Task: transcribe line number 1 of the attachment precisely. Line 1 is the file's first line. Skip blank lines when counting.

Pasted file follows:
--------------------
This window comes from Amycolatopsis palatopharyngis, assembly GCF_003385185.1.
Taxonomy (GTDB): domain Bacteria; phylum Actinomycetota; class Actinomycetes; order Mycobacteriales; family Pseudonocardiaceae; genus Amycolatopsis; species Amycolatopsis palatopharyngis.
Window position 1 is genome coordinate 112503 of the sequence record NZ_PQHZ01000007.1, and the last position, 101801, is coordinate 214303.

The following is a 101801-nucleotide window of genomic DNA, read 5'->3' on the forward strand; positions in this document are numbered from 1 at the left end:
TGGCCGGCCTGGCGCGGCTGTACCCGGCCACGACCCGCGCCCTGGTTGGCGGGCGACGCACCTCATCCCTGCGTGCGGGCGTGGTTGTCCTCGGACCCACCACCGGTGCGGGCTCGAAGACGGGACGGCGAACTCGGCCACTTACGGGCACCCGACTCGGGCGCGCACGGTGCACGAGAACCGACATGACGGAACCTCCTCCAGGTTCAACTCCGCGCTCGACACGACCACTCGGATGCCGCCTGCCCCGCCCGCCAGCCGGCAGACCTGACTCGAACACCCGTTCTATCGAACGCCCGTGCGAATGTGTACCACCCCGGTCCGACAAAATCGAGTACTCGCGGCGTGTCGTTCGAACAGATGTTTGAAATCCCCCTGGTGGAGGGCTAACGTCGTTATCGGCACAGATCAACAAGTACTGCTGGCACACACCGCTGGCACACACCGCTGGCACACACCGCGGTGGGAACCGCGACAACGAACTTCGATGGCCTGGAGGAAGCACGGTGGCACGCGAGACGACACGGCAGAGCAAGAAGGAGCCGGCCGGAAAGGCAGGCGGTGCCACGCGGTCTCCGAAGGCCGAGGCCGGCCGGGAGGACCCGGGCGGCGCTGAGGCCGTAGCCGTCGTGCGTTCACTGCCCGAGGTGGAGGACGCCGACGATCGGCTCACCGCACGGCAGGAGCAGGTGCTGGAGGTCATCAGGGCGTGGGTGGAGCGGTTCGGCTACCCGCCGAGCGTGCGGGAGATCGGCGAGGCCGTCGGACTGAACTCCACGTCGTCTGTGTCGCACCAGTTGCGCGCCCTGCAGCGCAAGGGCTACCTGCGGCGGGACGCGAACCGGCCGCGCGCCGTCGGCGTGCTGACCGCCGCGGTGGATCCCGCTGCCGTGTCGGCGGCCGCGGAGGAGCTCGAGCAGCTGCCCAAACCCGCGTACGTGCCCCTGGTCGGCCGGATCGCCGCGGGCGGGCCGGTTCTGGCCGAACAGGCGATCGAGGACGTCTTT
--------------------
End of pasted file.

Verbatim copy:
This window comes from Amycolatopsis palatopharyngis, assembly GCF_003385185.1.